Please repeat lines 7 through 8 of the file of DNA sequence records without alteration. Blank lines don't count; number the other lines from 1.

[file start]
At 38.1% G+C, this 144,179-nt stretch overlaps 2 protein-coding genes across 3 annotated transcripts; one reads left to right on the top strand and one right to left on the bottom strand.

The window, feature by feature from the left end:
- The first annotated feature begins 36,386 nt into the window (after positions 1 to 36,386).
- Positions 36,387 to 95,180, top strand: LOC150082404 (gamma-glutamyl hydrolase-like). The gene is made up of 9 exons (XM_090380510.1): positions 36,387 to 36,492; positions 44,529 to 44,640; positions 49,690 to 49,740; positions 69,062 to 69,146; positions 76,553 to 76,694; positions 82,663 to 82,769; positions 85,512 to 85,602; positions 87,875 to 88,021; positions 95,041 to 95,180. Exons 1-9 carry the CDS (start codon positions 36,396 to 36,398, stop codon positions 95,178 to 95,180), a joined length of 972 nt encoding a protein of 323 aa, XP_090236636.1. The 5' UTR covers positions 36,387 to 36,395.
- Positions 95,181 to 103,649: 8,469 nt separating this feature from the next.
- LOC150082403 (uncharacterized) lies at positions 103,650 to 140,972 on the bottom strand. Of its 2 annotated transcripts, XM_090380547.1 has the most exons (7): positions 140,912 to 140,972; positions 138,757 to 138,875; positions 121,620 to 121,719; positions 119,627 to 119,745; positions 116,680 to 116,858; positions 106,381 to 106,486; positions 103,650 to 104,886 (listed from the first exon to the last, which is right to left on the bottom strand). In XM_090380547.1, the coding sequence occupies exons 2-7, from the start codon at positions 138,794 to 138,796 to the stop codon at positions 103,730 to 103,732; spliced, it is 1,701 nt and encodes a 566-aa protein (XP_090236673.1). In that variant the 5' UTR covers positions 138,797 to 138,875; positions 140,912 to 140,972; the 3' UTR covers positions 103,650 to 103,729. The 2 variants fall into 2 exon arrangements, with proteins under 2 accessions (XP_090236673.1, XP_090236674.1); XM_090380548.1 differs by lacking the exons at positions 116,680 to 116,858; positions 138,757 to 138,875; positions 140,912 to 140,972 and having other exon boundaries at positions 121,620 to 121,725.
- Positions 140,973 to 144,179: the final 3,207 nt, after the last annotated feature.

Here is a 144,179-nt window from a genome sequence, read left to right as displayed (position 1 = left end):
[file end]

- Positions 140,973 to 144,179: the final 3,207 nt, after the last annotated feature.

Here is a 144,179-nt window from a genome sequence, read left to right as displayed (position 1 = left end):